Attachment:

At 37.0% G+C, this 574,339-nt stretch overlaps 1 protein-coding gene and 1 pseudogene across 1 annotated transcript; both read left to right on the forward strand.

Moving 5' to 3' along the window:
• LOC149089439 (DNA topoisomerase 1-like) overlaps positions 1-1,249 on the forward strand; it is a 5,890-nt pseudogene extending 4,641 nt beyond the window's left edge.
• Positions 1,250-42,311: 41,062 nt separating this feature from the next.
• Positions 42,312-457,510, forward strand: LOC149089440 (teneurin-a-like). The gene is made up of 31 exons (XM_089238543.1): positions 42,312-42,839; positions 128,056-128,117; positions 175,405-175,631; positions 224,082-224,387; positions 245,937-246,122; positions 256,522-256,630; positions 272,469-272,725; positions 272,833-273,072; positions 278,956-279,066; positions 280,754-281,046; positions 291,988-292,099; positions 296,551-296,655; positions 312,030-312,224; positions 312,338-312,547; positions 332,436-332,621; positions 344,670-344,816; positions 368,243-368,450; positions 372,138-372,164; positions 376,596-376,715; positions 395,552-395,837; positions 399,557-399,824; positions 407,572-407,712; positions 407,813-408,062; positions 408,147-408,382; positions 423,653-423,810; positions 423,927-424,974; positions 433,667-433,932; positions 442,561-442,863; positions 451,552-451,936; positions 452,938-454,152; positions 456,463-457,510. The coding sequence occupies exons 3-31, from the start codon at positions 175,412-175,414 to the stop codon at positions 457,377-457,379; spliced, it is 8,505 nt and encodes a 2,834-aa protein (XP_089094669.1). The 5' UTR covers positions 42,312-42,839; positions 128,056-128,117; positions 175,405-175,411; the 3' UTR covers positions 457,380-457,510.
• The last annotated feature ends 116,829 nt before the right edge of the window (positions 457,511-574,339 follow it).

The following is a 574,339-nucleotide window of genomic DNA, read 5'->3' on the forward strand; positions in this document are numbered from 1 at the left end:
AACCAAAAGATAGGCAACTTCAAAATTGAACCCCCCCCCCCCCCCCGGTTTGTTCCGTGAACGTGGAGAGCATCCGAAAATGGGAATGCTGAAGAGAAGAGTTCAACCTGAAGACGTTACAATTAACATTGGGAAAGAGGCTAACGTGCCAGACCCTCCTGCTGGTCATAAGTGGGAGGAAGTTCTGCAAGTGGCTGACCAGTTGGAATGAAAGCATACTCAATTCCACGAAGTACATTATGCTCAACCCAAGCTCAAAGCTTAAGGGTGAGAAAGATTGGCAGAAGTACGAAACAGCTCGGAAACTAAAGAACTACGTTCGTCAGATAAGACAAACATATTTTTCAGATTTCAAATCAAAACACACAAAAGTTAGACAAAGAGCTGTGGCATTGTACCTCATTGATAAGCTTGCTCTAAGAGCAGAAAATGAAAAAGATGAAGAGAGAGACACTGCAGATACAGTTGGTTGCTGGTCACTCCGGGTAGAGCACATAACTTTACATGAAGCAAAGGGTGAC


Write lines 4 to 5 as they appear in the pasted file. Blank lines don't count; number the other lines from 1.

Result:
• Positions 1,250-42,311: 41,062 nt separating this feature from the next.
• Positions 42,312-457,510, forward strand: LOC149089440 (teneurin-a-like). The gene is made up of 31 exons (XM_089238543.1): positions 42,312-42,839; positions 128,056-128,117; positions 175,405-175,631; positions 224,082-224,387; positions 245,937-246,122; positions 256,522-256,630; positions 272,469-272,725; positions 272,833-273,072; positions 278,956-279,066; positions 280,754-281,046; positions 291,988-292,099; positions 296,551-296,655; positions 312,030-312,224; positions 312,338-312,547; positions 332,436-332,621; positions 344,670-344,816; positions 368,243-368,450; positions 372,138-372,164; positions 376,596-376,715; positions 395,552-395,837; positions 399,557-399,824; positions 407,572-407,712; positions 407,813-408,062; positions 408,147-408,382; positions 423,653-423,810; positions 423,927-424,974; positions 433,667-433,932; positions 442,561-442,863; positions 451,552-451,936; positions 452,938-454,152; positions 456,463-457,510. The coding sequence occupies exons 3-31, from the start codon at positions 175,412-175,414 to the stop codon at positions 457,377-457,379; spliced, it is 8,505 nt and encodes a 2,834-aa protein (XP_089094669.1). The 5' UTR covers positions 42,312-42,839; positions 128,056-128,117; positions 175,405-175,411; the 3' UTR covers positions 457,380-457,510.